Yesterday, Rihanna took to Instagram to announce that ANTi cut and fan-favorite "Love on the Brain" would be her "#nextsingle." Anyone that's heard the track can recognize it as a noted shift in genre for the singer, but that's less because of its balladry and more because of its retro soul sounds; sprinkled in between her club bangers, RiRi's been releasing slow-burners and -churners for, like, 10 years. Currently, #LOTB sits at No. 83 on Billboard's Hot 100, but that's sans its proper promo roll-out. So, as we wait for The Machine to put all the money behind it, let's review Rihanna's highest-charting ballads. Based on her history, will #LOTB sink or soar?
Song: "Unfaithful" | Year: 2006 | Chart Position: 6
After making her debut with the dancehall-pop of "Pon De Replay" (which shot to No.2 on the Billboard Hot 100) and then achieving even greater success with the '80s synth-sampling chart-topper "S.O.S.," it was clear that the release of 2006's "Unfaithful" was meant to make a deliberate mark in her artist development. Her people needed us to know that she could do more than just soundtrack a dance battle. But the Ne-Yo-co-penned "Unfaithful" felt like a bit of an overshot. The plain piano, stark strings, and exaggerated lyrics—let's not forget that in the aftermath of cheating on her man, a guilt-ridden RiRi relates herself to a full-blown murderer—made the track feel melodramatic beyond belief.
Song: "Take a Bow" | Year: 2008 | Chart Position: 1
By now, Rihanna had nabbed another No.1 with "Umbrella" and delivered a smash with the help of Michael Jackson's "mama-say, mama-sa, ma-ma koo-sah" on "Don't Stop the Music," so it was time for a slow-burner again. Reusing the formula of its predecessor, "Take A Bow" was a simplified piano-driven song (now punctuated with handclaps) co-penned by Ne-Yo. But more than just changing Rihanna's role (she was now the receiving end of the infidelity), the duo seemed to learn what dialing it back can do for a ballad. Gone was the overwrought emotion and nasal whine; here, instead of playing the victim, Rihanna sounded blissfully unbothered and gave us a sneak peek at her unapologetic insults: "Trying to apologize? You're so ugly when you cry."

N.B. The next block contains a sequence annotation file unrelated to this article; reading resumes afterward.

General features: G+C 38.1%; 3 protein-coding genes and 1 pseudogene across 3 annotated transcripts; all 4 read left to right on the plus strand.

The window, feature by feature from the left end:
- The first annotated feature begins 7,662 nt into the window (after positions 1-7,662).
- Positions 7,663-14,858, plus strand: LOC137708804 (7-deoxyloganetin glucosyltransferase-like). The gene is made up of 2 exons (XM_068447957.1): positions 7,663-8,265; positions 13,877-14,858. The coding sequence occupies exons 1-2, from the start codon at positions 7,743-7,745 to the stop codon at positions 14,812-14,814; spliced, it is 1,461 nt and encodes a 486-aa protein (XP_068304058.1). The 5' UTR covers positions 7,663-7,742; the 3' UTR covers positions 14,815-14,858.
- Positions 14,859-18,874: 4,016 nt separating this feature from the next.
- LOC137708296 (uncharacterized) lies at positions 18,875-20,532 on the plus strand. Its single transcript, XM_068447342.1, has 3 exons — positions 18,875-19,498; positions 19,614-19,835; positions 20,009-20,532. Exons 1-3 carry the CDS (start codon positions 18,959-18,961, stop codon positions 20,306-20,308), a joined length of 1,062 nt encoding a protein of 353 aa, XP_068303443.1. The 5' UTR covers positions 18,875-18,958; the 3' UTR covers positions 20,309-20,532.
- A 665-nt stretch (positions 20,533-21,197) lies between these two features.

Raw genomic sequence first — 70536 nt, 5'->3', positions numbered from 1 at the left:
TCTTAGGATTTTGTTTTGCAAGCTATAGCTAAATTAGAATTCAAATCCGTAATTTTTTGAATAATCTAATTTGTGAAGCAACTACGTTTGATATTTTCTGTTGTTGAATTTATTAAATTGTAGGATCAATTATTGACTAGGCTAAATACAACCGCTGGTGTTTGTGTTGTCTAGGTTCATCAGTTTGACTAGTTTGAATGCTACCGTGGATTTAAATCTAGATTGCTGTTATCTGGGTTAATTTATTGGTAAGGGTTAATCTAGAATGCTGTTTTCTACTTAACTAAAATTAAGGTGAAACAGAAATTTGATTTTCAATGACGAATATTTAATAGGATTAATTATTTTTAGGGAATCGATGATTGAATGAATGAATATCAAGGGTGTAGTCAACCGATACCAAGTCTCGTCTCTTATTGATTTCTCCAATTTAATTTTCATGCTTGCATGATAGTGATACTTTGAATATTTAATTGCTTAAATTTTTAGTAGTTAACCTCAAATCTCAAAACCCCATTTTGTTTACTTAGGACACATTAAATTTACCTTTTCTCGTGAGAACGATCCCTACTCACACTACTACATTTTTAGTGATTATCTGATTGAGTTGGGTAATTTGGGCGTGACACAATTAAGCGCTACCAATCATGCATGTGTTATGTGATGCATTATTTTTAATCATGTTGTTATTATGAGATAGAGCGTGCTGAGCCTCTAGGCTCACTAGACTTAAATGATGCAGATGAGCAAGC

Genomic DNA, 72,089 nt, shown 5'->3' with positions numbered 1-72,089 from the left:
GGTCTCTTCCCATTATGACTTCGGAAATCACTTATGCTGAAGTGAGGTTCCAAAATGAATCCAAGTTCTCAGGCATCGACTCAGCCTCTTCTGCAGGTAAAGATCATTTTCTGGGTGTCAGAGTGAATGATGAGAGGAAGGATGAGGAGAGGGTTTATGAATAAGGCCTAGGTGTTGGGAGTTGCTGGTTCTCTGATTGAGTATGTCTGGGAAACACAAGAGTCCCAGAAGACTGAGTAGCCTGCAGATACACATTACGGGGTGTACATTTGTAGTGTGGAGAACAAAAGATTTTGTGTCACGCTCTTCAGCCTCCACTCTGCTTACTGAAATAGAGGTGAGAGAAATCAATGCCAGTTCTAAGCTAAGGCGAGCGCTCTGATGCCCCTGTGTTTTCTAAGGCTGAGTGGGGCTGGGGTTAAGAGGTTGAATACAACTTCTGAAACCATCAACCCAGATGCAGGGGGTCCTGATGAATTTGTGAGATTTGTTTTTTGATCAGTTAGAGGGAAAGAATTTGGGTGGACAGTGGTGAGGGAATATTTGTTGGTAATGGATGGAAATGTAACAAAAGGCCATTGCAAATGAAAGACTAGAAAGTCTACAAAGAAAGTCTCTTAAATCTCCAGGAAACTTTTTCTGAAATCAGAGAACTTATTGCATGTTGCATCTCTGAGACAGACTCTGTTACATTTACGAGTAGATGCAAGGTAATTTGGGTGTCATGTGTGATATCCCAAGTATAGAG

Song: "Diamonds" | Year: 2012 | Chart Position: 1
After a slew of EDM anthems ("Only Girl In The World," "We Found Love," "Where Have You Been") and oversexed singles ("S&M," "Birthday Cake," "Cockiness"), "Diamonds" felt necessary. An enigma, but necessary. It felt laid-back, but not lazy; powerful but not plodding; and kinda like she was doing her best impression of co-writer Sia, but had also found a new timbre in her own voice that she wanted to explore. Like, we hadn't heard her pronounce her words in that way and with those inflections before. Listeners debated over whether she was belting or sounded bored. But in comparison to her other ballads, it—at the very least—felt like growth. The retellings of no-good relationships had been replaced by intentionally optimistic choices, and those cheesy chords were now a blend of thumping drums, electro synths, and orchestral elements that gave "Diamonds" a, well, shine so glossy, it turned catchy. Note that as the lead single of Unapologetic, it assisted in giving Ri her first No.1 album.
Song: "Stay" | Year: 2013 | Chart Position: 3
Sure, piano returned on this track, but it was forgiven because "Stay" is to Rihanna what "Someone Like You" is to Adele. Because the keys are what backed Rihanna in giving us her most tender, but entrancing vocal delivery yet. Because she's not whispering on this, but that's how intimate it feels. There were no gimmicks. Just a stripped-down detailing of an ambivalence toward an all-encompassing love. She sounds both stunned and stunted by it. And be careful watching the video again because aside from still getting chills, it's proof that crying is contagious.
Song: "Love on the Brain" | Year: 2016
The retro soul and doo-wop swing of "Love on the Brain" is a noted detour for Rihanna, but watch her slay it like it's her signature. She just as easily rides the plucky guitar and church organ beat with her playful falsetto as she does with her lungs-deep delivery. In under four minutes, she seamlessly blends a range of registers, playing the parts of both the meek and the master while growling and groaning and teasing and whining. It's anyone's guess why other ANTi attempt "Kiss It Better" couldn’t climb the charts but, as evidenced by this list (and because it's no secret that RiRi's vocals have improved tremendously over the past decade), taking chances hasn't exactly hurt her.